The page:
Link:https://ctc.usma.edu/spaniards-going...lona-cambrils/

Looking for a shorter briefing? Try this:http://thesoufancenter.org/tsc-intel...gering-threat/
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Old 1 Week Ago   #49
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Default How to Beat Salafi-Jihadi Terrorism

A short article by Ali Soufan in a forthcoming debate via the Cato Institute. A few lines:
Quote:
To defeat the terrorists, I maintain we must first grasp, in detail, their worldview, their motivations, and their ideology....we must focus on degrading the terrorists’ most valuable asset:their extremist ideology...How can we push vulnerable young people off the treadmill of radicalization before it carries them into the jihadi echo chamber?
Link:https://www.cato-unbound.org/2018/02...hadi-terrorism
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Old 4 Days Ago   #50
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Default Terrorism and the new disorder

A short commentary by John Raine, ex-UK diplomat now @ IISS; which is painful in places:
Quote:
The territorial defeat of the Islamic State, also known as ISIS or ISIL, in Syria and Iraq marks a turning point in the international effort against terrorism. The long war against terrorism enters a new, but probably not its final, phase. The threat is mutating and diversifying. The Caliphate has dispersed but a global network of terrorists remains operational, including in European cities. Apparently isolated Individuals are acting on their own initiative, deriving inspiration and guidance from online. And a new potential threat is emerging from armed Shia groups who are enjoying a strategic momentum in the Middle East that could carry them into direct conflict with Israel, the Gulf states and the West. Terrorism has been and remains a part of their repertoire.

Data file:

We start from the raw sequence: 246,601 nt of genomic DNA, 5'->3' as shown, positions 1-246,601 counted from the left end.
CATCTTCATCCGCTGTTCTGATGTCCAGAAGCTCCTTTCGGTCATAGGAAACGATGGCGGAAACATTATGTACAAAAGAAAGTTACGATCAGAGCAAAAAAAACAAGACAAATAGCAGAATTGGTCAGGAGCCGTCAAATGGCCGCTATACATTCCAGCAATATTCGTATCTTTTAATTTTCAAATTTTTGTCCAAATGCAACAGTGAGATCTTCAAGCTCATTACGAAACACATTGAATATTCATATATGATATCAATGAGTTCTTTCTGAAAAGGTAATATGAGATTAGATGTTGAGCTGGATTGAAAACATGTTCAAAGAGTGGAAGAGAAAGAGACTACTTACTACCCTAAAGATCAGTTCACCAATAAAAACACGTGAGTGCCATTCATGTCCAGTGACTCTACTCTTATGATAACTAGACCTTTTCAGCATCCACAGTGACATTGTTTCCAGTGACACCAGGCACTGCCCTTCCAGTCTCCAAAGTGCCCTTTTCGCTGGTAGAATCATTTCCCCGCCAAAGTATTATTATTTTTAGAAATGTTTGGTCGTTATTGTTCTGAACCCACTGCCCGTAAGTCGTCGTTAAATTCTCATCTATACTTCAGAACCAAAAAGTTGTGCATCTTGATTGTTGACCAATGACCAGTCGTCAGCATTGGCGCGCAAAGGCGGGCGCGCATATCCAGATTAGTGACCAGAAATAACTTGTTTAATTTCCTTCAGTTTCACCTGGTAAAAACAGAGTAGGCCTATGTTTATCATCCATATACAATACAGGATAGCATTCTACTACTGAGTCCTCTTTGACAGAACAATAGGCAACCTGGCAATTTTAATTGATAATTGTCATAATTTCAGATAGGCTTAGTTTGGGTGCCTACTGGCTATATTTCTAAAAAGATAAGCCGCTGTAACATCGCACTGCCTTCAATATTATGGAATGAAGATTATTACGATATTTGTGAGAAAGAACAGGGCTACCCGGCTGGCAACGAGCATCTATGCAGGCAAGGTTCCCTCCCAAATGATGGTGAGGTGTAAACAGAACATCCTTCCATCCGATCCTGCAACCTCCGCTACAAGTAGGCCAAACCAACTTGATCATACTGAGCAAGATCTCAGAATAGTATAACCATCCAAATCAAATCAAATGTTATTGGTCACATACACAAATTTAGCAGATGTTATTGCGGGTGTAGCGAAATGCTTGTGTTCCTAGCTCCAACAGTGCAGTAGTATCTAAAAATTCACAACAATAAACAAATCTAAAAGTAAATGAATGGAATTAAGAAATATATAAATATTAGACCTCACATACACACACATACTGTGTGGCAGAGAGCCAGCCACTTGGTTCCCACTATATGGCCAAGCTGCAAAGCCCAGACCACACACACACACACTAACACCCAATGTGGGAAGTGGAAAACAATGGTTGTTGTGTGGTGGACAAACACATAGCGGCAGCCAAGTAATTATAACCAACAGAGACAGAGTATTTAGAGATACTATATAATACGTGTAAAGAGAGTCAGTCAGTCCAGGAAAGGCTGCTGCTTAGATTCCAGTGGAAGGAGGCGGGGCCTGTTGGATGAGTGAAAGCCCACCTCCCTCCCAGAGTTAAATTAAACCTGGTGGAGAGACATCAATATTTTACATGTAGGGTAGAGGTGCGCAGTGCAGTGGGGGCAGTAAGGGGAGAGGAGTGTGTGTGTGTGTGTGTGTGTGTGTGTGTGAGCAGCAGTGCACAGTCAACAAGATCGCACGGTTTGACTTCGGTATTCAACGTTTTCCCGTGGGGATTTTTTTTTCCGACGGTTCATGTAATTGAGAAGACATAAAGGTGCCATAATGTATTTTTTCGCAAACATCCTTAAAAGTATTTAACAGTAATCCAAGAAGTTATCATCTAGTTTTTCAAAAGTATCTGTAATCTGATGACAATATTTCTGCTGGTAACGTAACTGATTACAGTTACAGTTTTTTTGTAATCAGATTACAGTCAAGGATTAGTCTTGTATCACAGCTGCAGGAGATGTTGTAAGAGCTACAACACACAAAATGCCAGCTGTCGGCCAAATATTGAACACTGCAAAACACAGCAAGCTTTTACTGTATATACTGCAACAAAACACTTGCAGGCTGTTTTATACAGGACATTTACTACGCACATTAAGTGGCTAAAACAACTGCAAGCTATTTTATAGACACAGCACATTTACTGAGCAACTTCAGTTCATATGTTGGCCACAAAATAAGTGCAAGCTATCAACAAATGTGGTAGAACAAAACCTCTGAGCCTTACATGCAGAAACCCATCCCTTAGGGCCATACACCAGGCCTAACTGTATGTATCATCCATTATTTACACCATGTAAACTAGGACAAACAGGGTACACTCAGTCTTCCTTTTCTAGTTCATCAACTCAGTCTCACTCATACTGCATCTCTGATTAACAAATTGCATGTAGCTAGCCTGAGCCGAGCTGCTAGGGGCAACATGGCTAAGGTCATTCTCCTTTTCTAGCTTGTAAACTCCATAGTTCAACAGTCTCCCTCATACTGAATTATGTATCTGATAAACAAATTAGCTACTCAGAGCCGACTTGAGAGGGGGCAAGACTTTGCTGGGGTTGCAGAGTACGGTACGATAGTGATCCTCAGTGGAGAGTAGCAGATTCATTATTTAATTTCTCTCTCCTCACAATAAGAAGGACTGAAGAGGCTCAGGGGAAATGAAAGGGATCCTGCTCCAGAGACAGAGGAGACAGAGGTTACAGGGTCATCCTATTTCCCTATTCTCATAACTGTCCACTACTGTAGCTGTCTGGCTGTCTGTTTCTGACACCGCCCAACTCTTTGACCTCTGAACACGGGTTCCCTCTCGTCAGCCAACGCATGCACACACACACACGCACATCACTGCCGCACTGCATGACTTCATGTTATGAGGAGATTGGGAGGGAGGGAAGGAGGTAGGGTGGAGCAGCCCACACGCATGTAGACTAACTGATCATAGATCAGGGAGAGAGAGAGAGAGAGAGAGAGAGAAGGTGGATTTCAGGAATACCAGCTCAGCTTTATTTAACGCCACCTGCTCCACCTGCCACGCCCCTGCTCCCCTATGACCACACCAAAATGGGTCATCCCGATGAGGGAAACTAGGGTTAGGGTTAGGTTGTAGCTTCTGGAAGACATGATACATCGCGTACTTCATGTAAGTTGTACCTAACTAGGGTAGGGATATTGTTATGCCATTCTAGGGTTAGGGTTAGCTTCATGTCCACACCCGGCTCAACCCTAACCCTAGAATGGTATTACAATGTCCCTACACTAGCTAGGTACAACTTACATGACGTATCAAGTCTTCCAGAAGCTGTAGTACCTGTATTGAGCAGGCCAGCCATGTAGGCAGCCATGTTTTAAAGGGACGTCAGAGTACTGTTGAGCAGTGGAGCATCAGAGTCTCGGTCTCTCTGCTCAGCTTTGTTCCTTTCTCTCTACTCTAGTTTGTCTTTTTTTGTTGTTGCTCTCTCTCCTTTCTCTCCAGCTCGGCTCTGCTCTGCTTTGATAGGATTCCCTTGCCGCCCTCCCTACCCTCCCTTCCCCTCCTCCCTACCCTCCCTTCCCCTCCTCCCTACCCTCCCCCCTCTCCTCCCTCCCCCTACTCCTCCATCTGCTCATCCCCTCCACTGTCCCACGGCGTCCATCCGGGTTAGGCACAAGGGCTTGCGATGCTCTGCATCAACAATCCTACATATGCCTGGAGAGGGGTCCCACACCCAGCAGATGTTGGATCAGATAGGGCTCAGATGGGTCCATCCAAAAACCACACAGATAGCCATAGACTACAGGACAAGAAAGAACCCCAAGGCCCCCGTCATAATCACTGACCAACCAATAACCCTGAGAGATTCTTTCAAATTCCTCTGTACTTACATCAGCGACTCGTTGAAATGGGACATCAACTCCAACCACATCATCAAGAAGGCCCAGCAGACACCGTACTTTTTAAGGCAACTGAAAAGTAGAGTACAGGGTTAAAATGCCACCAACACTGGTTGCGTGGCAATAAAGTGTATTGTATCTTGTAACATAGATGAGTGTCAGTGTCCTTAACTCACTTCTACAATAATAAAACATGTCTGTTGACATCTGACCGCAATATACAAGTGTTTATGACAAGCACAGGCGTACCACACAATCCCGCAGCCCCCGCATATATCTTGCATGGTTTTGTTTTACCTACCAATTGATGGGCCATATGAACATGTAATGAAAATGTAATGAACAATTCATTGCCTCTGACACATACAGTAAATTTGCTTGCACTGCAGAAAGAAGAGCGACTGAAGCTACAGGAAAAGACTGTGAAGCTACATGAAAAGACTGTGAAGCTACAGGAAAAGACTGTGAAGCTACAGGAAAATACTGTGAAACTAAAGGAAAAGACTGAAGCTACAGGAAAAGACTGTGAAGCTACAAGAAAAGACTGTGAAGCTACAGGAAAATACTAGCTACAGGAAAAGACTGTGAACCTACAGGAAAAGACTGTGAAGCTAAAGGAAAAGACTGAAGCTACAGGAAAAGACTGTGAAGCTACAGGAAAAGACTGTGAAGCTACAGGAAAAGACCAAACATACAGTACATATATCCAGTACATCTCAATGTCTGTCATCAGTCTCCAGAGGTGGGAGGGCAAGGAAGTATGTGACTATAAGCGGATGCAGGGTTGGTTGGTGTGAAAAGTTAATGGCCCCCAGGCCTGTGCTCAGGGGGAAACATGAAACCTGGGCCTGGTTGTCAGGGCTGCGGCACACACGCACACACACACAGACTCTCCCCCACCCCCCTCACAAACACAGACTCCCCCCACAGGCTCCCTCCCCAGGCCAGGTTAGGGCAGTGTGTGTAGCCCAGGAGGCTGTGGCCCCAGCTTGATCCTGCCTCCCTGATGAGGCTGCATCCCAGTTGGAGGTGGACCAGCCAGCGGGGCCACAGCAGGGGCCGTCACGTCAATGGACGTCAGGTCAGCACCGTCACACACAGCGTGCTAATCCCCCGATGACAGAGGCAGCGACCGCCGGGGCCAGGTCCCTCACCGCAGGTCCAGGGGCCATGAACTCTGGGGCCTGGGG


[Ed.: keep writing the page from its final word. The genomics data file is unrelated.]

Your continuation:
This reshaping of the terrorist threat is happening at a time when the international order is volatile. Collective political and security structures are under stress. The Gulf Cooperation Council, NATO and the European Union are all challenged by internal divisions and external threats. In addition, established powers, especially the United States, are recalibrating their global engagement while new powers (Russia and Turkey) are asserting themselves in counter-terrorism theatres such as the Middle East and Central Asia. Finding the common legal, political and cultural ground necessary for effective international coalitions is getting harder.
In this apparent disorder, how will the new terrorist challenges be met? What are the likely strategies of existing and emerging terrorist groups? What new forms of terrorism might emerge, where and with what targets? What changes will have to be made in national and international responses? And how will the international community deny terrorists influence over cyber domains? What strategies, compromises and coalitions will this require?